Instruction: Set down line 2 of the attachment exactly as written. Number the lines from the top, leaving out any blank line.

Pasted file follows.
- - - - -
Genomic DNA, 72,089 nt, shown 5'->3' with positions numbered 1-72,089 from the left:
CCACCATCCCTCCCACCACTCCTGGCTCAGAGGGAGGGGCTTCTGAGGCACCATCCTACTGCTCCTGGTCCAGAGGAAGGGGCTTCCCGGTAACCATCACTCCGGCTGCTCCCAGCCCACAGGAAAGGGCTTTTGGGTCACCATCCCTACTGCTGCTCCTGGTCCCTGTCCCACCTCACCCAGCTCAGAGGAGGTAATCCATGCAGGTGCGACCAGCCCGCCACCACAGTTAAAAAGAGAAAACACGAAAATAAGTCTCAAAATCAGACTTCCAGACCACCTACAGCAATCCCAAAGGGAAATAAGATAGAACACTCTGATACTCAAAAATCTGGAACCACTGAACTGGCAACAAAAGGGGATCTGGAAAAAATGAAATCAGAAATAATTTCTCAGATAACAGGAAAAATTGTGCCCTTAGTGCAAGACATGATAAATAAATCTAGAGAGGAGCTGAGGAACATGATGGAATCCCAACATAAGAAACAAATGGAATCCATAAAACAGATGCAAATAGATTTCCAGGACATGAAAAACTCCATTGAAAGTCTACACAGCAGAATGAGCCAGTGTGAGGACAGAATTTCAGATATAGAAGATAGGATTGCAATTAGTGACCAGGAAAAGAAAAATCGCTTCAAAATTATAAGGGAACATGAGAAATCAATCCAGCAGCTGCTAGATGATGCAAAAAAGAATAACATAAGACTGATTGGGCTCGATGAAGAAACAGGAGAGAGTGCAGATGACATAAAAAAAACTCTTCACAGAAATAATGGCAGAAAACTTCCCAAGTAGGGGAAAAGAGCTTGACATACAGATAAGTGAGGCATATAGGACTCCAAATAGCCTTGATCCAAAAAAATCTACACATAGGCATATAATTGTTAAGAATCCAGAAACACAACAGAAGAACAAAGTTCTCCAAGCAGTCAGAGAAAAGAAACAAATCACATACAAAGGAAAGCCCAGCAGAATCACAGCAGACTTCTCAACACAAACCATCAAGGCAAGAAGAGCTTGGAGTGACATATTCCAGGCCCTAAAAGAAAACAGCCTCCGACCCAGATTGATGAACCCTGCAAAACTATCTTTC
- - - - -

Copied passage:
CCACCATCCCTCCCACCACTCCTGGCTCAGAGGGAGGGGCTTCTGAGGCACCATCCTACTGCTCCTGGTCCAGAGGAAGGGGCTTCCCGGTAACCATCACTCCGGCTGCTCCCAGCCCACAGGAAAGGGCTTTTGGGTCACCATCCCTACTGCTGCTCCTGGTCCCTGTCCCACCTCACCCAGCTCAGAGGAGGTAATCCATGCAGGTGCGACCAGCCCGCCACCACAGTTAAAAAGAGAAAACACGAAAATAAGTCTCAAAATCAGACTTCCAGACCACCTACAGCAATCCCAAAGGGAAATAAGATAGAACACTCTGATACTCAAAAATCTGGAACCACTGAACTGGCAACAAAAGGGGATCTGGAAAAAATGAAATCAGAAATAATTTCTCAGATAACAGGAAAAATTGTGCCCTTAGTGCAAGACATGATAAATAAATCTAGAGAGGAGCTGAGGAACATGATGGAATCCCAACATAAGAAACAAATGGAATCCATAAAACAGATGCAAATAGATTTCCAGGACATGAAAAACTCCATTGAAAGTCTACACAGCAGAATGAGCCAGTGTGAGGACAGAATTTCAGATATAGAAGATAGGATTGCAATTAGTGACCAGGAAAAGAAAAATCGCTTCAAAATTATAAGGGAACATGAGAAATCAATCCAGCAGCTGCTAGATGATGCAAAAAAGAATAACATAAGACTGATTGGGCTCGATGAAGAAACAGGAGAGAGTGCAGATGACATAAAAAAAACTCTTCACAGAAATAATGGCAGAAAACTTCCCAAGTAGGGGAAAAGAGCTTGACATACAGATAAGTGAGGCATATAGGACTCCAAATAGCCTTGATCCAAAAAAATCTACACATAGGCATATAATTGTTAAGAATCCAGAAACACAACAGAAGAACAAAGTTCTCCAAGCAGTCAGAGAAAAGAAACAAATCACATACAAAGGAAAGCCCAGCAGAATCACAGCAGACTTCTCAACACAAACCATCAAGGCAAGAAGAGCTTGGAGTGACATATTCCAGGCCCTAAAAGAAAACAGCCTCCGACCCAGATTGATGAACCCTGCAAAACTATCTTTC